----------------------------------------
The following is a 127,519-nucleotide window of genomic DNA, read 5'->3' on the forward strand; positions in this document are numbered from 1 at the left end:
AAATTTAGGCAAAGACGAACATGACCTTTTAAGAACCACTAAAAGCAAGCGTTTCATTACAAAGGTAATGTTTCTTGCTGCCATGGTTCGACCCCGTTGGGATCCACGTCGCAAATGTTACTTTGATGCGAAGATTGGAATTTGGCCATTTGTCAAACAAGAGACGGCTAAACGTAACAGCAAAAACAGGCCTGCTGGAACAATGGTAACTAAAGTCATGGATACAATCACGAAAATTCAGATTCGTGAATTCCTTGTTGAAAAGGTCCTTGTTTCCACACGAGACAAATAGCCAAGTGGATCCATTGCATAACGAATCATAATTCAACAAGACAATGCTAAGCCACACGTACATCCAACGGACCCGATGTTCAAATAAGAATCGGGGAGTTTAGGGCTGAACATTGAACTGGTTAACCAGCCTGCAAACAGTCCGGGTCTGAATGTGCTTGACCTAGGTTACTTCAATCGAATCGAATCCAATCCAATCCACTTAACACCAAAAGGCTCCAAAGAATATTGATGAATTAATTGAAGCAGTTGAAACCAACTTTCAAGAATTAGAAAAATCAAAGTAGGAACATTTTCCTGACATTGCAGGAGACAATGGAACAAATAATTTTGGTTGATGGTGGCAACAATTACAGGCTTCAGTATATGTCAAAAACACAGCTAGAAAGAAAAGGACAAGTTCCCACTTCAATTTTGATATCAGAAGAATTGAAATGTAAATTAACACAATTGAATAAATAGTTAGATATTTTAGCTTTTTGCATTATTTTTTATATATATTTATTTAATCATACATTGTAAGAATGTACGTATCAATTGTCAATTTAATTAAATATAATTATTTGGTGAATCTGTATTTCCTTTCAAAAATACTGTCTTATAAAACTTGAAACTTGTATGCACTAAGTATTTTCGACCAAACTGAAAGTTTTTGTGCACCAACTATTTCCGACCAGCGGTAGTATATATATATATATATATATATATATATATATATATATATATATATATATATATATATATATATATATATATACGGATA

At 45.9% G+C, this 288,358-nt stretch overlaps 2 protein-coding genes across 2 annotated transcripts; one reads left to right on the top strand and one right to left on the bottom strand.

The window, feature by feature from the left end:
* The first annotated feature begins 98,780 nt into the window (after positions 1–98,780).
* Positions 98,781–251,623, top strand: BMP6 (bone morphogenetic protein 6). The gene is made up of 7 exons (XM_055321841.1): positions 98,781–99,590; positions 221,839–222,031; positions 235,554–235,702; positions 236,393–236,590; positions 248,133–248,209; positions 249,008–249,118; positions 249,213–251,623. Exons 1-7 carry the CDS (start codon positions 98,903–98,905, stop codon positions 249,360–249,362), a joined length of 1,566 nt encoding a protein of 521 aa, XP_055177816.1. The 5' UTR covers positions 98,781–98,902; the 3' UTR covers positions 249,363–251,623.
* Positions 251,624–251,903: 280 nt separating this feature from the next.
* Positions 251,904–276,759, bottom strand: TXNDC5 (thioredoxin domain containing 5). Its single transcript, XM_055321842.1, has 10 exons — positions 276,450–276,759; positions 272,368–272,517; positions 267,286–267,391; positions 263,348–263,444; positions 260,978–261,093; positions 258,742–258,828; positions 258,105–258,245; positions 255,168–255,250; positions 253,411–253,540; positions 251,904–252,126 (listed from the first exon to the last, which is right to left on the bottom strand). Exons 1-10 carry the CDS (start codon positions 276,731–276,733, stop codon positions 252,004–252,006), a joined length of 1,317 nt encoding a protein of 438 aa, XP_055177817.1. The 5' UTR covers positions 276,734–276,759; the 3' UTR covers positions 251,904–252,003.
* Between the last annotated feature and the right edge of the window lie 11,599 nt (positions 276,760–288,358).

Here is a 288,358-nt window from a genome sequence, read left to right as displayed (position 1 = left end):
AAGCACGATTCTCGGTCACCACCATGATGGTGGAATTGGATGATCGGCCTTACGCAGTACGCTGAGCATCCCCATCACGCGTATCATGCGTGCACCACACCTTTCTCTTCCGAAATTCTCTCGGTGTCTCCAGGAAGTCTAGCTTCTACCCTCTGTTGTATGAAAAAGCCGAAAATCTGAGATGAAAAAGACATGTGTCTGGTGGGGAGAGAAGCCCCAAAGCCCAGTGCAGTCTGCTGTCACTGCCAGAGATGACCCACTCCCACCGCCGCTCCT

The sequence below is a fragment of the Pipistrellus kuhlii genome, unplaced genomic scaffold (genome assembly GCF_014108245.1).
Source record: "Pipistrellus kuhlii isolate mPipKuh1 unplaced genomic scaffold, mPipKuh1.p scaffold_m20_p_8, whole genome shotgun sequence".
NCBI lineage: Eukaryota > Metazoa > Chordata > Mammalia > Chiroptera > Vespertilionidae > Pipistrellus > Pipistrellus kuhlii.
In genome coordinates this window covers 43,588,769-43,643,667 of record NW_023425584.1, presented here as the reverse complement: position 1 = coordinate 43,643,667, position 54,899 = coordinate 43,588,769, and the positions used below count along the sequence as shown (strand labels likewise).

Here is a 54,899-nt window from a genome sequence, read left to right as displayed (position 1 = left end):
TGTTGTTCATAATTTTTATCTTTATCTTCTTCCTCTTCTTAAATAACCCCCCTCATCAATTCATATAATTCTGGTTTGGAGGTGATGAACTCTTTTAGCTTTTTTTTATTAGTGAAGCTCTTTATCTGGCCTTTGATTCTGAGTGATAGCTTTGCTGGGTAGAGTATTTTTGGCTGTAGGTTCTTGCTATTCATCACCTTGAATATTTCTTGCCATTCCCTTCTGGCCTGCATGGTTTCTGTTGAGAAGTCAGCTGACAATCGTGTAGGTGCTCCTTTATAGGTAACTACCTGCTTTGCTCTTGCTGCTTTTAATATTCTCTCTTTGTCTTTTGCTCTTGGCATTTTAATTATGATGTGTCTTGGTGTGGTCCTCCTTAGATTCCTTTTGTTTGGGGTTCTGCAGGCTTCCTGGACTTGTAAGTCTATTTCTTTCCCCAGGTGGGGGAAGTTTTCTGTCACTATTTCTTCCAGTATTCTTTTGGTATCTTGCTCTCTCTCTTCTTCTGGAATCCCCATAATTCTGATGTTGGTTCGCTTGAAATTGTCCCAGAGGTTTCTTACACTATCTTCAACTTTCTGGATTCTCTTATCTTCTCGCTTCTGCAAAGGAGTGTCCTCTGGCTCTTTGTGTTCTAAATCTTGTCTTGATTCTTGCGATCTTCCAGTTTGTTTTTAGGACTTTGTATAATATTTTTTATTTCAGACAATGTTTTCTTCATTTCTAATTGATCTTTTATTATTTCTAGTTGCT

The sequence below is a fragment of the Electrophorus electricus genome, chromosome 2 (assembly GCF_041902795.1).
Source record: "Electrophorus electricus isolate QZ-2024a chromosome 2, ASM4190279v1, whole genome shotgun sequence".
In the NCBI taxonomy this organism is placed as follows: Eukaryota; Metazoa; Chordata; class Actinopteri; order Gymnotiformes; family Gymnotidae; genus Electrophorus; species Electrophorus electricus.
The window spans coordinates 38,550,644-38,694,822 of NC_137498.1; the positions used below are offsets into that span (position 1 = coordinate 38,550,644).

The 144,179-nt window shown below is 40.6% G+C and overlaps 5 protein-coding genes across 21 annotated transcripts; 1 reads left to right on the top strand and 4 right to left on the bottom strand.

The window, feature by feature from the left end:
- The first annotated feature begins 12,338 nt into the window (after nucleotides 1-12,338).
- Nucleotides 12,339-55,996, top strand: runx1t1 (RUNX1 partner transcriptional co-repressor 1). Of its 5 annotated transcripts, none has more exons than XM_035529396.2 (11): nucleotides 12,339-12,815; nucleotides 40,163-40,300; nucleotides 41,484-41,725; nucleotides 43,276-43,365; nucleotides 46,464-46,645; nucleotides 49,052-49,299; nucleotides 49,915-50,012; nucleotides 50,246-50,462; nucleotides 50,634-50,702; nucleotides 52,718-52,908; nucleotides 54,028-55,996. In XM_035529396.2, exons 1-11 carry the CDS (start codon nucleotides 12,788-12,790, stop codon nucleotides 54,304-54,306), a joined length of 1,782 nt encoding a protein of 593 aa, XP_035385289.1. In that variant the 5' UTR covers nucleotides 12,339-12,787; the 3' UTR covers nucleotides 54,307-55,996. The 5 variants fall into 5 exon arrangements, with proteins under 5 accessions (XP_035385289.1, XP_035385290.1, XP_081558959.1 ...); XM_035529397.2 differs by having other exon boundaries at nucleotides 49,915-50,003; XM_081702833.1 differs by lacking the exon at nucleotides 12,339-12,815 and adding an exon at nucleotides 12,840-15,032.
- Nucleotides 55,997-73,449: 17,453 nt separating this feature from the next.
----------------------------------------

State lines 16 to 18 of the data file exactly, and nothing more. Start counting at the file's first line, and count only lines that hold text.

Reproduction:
Here is a 54,899-nt window from a genome sequence, read left to right as displayed (position 1 = left end):
TGTTGTTCATAATTTTTATCTTTATCTTCTTCCTCTTCTTAAATAACCCCCCTCATCAATTCATATAATTCTGGTTTGGAGGTGATGAACTCTTTTAGCTTTTTTTTATTAGTGAAGCTCTTTATCTGGCCTTTGATTCTGAGTGATAGCTTTGCTGGGTAGAGTATTTTTGGCTGTAGGTTCTTGCTATTCATCACCTTGAATATTTCTTGCCATTCCCTTCTGGCCTGCATGGTTTCTGTTGAGAAGTCAGCTGACAATCGTGTAGGTGCTCCTTTATAGGTAACTACCTGCTTTGCTCTTGCTGCTTTTAATATTCTCTCTTTGTCTTTTGCTCTTGGCATTTTAATTATGATGTGTCTTGGTGTGGTCCTCCTTAGATTCCTTTTGTTTGGGGTTCTGCAGGCTTCCTGGACTTGTAAGTCTATTTCTTTCCCCAGGTGGGGGAAGTTTTCTGTCACTATTTCTTCCAGTATTCTTTTGGTATCTTGCTCTCTCTCTTCTTCTGGAATCCCCATAATTCTGATGTTGGTTCGCTTGAAATTGTCCCAGAGGTTTCTTACACTATCTTCAACTTTCTGGATTCTCTTATCTTCTCGCTTCTGCAAAGGAGTGTCCTCTGGCTCTTTGTGTTCTAAATCTTGTCTTGATTCTTGCGATCTTCCAGTTTGTTTTTAGGACTTTGTATAATATTTTTTATTTCAGACAATGTTTTCTTCATTTCTAATTGATCTTTTATTATTTCTAGTTGCT

The sequence below is a fragment of the Electrophorus electricus genome, chromosome 2 (assembly GCF_041902795.1).